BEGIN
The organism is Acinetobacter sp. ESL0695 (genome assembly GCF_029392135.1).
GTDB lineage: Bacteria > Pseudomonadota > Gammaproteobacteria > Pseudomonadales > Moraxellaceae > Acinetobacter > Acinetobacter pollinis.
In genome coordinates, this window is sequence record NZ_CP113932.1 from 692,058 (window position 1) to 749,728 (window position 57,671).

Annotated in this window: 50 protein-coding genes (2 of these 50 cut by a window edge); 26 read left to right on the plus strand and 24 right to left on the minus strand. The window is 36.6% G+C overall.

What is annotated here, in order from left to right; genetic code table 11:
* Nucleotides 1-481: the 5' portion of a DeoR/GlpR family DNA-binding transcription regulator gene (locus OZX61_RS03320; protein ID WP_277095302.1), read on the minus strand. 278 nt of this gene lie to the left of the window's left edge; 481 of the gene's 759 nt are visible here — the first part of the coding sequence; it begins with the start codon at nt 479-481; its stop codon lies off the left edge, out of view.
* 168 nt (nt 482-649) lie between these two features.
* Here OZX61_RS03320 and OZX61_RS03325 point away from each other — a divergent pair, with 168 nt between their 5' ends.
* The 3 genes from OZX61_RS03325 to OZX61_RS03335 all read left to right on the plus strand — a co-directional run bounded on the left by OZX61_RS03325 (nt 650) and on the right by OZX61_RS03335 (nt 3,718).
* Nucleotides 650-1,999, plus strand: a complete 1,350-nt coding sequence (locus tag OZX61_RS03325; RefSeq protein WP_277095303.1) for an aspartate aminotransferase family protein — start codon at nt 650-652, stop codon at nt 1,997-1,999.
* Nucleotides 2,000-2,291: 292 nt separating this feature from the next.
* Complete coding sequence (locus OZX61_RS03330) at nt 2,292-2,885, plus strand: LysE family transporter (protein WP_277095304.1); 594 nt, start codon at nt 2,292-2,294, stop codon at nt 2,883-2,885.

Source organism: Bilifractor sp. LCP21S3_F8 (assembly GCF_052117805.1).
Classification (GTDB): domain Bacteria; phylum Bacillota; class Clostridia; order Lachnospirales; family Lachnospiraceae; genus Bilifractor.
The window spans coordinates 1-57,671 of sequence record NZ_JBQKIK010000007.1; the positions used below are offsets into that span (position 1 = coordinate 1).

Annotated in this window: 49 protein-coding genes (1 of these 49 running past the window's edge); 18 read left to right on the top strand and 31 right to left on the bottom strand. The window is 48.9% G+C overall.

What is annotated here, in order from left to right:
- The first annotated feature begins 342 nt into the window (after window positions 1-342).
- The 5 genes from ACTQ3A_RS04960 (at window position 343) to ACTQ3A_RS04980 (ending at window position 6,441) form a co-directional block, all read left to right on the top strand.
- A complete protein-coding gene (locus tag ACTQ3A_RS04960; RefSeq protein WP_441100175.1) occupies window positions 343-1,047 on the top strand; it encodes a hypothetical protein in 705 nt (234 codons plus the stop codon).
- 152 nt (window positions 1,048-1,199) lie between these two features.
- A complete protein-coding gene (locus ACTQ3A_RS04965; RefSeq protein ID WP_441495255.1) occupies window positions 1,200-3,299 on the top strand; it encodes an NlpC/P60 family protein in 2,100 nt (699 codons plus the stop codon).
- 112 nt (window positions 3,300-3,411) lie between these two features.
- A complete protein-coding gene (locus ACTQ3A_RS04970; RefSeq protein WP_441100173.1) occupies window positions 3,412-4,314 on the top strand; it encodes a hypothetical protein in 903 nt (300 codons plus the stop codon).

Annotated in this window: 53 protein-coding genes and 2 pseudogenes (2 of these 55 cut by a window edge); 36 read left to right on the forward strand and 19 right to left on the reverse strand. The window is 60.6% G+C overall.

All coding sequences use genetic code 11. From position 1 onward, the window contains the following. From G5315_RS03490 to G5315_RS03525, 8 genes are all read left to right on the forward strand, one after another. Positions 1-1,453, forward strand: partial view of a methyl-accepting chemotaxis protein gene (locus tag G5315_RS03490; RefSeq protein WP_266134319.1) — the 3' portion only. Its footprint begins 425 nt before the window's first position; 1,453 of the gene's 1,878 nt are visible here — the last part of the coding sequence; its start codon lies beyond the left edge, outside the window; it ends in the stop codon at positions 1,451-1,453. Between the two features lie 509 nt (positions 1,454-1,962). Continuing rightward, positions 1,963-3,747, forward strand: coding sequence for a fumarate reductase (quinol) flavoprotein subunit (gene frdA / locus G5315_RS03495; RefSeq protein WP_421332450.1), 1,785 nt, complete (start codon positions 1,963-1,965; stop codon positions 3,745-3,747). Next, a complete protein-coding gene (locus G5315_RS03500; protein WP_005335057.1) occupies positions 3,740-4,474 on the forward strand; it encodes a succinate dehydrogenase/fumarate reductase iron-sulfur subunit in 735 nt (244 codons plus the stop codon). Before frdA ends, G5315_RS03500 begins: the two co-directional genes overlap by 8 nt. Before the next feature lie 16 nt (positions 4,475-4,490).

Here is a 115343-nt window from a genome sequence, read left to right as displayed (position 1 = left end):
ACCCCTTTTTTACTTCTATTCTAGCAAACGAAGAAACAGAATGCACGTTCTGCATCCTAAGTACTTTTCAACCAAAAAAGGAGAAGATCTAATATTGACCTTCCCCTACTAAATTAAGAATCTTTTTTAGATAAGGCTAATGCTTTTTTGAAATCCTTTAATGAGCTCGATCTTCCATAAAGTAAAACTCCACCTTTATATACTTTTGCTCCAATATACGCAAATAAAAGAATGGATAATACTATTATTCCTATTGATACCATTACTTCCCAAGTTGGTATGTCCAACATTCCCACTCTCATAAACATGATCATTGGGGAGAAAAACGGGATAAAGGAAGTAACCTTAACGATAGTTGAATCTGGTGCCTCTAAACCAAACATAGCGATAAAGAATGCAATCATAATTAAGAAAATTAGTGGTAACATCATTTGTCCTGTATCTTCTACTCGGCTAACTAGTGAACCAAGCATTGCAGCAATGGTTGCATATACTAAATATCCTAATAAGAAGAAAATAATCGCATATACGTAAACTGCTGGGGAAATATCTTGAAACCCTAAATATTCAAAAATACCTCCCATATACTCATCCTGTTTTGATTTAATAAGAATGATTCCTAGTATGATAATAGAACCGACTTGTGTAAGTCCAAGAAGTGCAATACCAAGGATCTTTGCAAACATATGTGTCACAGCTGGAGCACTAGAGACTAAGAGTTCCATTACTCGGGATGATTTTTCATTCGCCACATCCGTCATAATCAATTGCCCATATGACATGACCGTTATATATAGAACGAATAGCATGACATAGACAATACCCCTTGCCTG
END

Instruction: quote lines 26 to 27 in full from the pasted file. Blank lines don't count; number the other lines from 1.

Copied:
All coding sequences use genetic code 11. From position 1 onward, the window contains the following. From G5315_RS03490 to G5315_RS03525, 8 genes are all read left to right on the forward strand, one after another. Positions 1-1,453, forward strand: partial view of a methyl-accepting chemotaxis protein gene (locus tag G5315_RS03490; RefSeq protein WP_266134319.1) — the 3' portion only. Its footprint begins 425 nt before the window's first position; 1,453 of the gene's 1,878 nt are visible here — the last part of the coding sequence; its start codon lies beyond the left edge, outside the window; it ends in the stop codon at positions 1,451-1,453. Between the two features lie 509 nt (positions 1,454-1,962). Continuing rightward, positions 1,963-3,747, forward strand: coding sequence for a fumarate reductase (quinol) flavoprotein subunit (gene frdA / locus G5315_RS03495; RefSeq protein WP_421332450.1), 1,785 nt, complete (start codon positions 1,963-1,965; stop codon positions 3,745-3,747). Next, a complete protein-coding gene (locus G5315_RS03500; protein WP_005335057.1) occupies positions 3,740-4,474 on the forward strand; it encodes a succinate dehydrogenase/fumarate reductase iron-sulfur subunit in 735 nt (244 codons plus the stop codon). Before frdA ends, G5315_RS03500 begins: the two co-directional genes overlap by 8 nt. Before the next feature lie 16 nt (positions 4,475-4,490).

Here is a 115343-nt window from a genome sequence, read left to right as displayed (position 1 = left end):